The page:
Cara Greenberg is a veteran writer on architecture, design, and gardens for magazines and newspapers, including This Old House, Coastal Living, and Garden Design. Her blog, casaCARA: Old Houses for Fun and Profit, is based on her experience owning six properties.

Fun Old Port Bar

The North Point is a cozy, comfortable bar with friendly clients!  The mojitos are varied and good.  Tuesdays only $5!  Raspberry--delicious....
http://northpointportland.com/

Wednesday, May 21, 2014

101 Things I Live about Portland Maine






348: The Tuscan Bistro in Freeport Village
Beautiful interior with large bar and outdoor seating, too.  Really delicious flatbreads like the Pomodoro with heirloom tomatoes!

Paint Nite



Check out these fun nights out at local bars and bistros! You learn step by step and end up with a nice painting.  Eat and drink while you work.  Very relaxing!  Groupon often has discount coupons, too.

Landscaping For Dog Owners

Landscaping Dos and Don’ts When You Have a Dog

Your dog may be your best friend, but he’s not your yard’s BFF. Here are some guidelines to help you all get along.

DO: Give up the idea of having a perfect yard — a place that’s perfect for you and your pet is better.
DON’T: Let your dog rule the roost. Train him to respect boundaries and do his business in a designated spot.
DO: Create a water feature so your dog can cool off on hot days.
DON’T: Install a pond or pool that is hard for your dog to enter and exit.

DO: Add a sandbox your dog can feel free to dig in. Bury bones and treats at first to pique his interest.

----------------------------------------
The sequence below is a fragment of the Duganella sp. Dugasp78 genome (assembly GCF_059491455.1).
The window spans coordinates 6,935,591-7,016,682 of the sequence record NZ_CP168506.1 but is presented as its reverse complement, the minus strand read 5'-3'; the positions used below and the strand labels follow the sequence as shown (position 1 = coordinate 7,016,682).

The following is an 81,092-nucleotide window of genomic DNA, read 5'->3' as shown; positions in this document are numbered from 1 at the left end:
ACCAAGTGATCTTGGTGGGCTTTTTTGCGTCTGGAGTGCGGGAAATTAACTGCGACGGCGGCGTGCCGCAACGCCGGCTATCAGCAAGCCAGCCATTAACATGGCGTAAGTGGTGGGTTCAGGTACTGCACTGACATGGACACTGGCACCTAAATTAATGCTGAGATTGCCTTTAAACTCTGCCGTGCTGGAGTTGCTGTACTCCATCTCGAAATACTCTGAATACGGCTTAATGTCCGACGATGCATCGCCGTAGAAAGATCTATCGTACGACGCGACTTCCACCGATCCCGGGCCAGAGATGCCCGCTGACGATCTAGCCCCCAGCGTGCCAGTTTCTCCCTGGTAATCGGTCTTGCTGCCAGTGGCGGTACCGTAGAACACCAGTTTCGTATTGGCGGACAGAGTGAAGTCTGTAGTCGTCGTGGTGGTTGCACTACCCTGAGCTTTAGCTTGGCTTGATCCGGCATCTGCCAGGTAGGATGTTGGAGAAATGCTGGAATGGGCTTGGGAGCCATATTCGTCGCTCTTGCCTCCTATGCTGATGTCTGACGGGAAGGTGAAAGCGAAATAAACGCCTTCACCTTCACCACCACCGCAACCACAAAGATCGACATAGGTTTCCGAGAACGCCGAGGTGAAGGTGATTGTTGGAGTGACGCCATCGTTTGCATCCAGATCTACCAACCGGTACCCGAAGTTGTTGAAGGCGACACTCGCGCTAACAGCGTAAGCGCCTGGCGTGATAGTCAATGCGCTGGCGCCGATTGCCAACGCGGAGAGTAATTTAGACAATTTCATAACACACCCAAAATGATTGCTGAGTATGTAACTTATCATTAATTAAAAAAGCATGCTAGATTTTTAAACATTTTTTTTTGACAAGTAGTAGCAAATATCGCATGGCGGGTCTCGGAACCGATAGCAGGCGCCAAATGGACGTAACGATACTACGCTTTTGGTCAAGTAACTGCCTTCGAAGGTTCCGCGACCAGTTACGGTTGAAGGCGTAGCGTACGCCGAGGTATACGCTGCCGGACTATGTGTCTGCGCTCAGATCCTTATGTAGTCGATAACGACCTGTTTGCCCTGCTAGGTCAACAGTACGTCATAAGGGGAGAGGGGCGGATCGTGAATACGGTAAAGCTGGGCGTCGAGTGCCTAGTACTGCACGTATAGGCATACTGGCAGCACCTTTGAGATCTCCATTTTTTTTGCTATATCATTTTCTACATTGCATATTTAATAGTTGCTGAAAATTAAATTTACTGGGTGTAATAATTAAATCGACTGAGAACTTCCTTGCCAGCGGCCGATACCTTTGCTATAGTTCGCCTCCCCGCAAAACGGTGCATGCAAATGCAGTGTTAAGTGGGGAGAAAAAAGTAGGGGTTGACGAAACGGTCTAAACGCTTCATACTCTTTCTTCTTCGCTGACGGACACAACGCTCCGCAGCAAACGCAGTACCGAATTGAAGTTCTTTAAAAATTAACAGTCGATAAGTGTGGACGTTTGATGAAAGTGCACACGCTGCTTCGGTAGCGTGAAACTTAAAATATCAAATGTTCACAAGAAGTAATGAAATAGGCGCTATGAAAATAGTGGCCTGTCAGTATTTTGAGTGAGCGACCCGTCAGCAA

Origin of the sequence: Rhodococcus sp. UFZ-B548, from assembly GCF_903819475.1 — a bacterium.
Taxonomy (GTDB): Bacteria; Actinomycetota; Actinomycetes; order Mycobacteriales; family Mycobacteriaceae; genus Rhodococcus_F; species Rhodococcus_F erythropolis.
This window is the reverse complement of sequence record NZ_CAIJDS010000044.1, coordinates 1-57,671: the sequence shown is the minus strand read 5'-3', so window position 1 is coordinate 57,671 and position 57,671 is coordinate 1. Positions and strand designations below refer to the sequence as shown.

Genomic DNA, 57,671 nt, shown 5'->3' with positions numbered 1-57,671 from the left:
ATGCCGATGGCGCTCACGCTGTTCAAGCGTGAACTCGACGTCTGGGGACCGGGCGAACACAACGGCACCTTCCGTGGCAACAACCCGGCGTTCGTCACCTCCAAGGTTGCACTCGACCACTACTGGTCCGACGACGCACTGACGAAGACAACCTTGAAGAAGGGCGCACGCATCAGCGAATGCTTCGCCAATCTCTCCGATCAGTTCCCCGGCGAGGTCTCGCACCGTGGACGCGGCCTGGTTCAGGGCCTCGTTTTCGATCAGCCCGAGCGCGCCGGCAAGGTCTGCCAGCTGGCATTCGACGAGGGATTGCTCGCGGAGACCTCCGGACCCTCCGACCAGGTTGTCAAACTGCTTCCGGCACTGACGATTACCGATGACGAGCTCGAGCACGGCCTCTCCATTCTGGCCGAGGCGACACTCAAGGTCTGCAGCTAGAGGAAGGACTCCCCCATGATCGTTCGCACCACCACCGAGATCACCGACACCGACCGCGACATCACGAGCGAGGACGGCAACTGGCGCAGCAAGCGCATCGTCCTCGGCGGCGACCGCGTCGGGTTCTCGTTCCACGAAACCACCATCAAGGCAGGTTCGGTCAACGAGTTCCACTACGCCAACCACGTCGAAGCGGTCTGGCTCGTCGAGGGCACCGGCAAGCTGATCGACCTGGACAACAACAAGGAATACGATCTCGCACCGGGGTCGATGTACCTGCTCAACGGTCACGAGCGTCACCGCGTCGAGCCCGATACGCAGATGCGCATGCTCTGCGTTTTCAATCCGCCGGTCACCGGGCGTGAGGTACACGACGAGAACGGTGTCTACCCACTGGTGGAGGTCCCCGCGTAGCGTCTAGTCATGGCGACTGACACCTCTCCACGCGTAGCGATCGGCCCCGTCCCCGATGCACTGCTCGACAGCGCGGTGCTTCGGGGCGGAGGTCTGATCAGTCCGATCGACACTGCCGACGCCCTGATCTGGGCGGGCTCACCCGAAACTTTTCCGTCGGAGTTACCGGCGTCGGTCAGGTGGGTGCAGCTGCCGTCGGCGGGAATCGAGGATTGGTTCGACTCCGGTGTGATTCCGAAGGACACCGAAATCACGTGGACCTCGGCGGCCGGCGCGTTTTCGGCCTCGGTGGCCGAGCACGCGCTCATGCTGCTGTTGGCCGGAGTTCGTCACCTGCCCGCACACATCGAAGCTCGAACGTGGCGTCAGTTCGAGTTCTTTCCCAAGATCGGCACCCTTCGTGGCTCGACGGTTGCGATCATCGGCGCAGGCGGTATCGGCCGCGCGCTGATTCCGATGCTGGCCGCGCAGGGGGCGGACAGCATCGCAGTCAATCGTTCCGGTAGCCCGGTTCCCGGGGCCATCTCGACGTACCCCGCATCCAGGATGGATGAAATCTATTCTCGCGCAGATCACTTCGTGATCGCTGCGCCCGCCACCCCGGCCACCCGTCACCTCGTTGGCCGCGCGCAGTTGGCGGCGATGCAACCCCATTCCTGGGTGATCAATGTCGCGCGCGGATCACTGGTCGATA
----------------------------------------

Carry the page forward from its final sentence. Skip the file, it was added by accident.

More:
DON’T: Think that sandboxes are maintenance-free. Keep a shovel and rake nearby to cover holes and clean waste.

Related: How to Stop Your Dog From Digging in Your Yard

DO: Use gravel, shredded hardwood mulch, or wood chips, which won’t stick to longhair coats.
DON’T: Use cocoa mulch, which may contain theobromine, the same ingredient that makes chocolate poisonous to dogs.
Dog-friendly yard with mulch
Image: Down to Earth Landscaping, Inc. of Bellevue, WA

DO: Edge flowerbeds with rocks or foot-tall shrubs to protect your posies.
DON’T: Use a metal edging that can cut your pooch.

DO: Select plant species that reduce fleas, such as lavender, rosemary, and mint, and others that are good for dogs to eat — blueberries, strawberries, wheat grass, and oat grass.
DON’T: Select plants that can make your dog sick, like foxglove, iris, monkshood, and lily of the valley.

DO: Landscape with urine-resistant plants, such as Euonymus japonica (Japanese spindle tree) and Burkwood osmanthus. 
DON’T: Freak out when you find yellow and brown spots in your lawn caused by urine. Reseeding is a simple and easy cure for those spots. Or create a potty station.
Related: Why is My Grass Turning Brown?
DO: Create paths or walkways along routes your dog already travels.
DON’T: Think you can redirect your dog away from areas he’s already claimed. Don’t resort to planting thorny shrubs or other plants to deter him. You’ll both be sorry.
Dog-scaped yard with paths
Image: MaryLea Harris

DO: Use organic fertilizers, herbicides, and pesticides on lawns and plants.
DON’T: Spread toxic lawn and plant care products, which can harm dogs. A National Institute of Health study showed that professionally applied pesticides were associated with a 70% higher risk of canine malignant lymphoma.

lisa-kaplan-gordon Lisa Kaplan Gordon is an avid gardener, a member of the Fairfax County Master Gardeners Association, and a builder of luxury homes in McLean, Va. She’s been a Homes editor for Gannett News Service and has reviewed home improvement products for AOL. Follow Lisa on Google+.


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Thursday, May 1, 2014

101 Things I Love about Portland Maine



347. Empire Chinese Food: Delicious cocktails esp Oolong Martini, yummy fresh appetizers and beautifully prepared large plates like Kung Pao Chicken.
http://portlandempire.com/kitchen/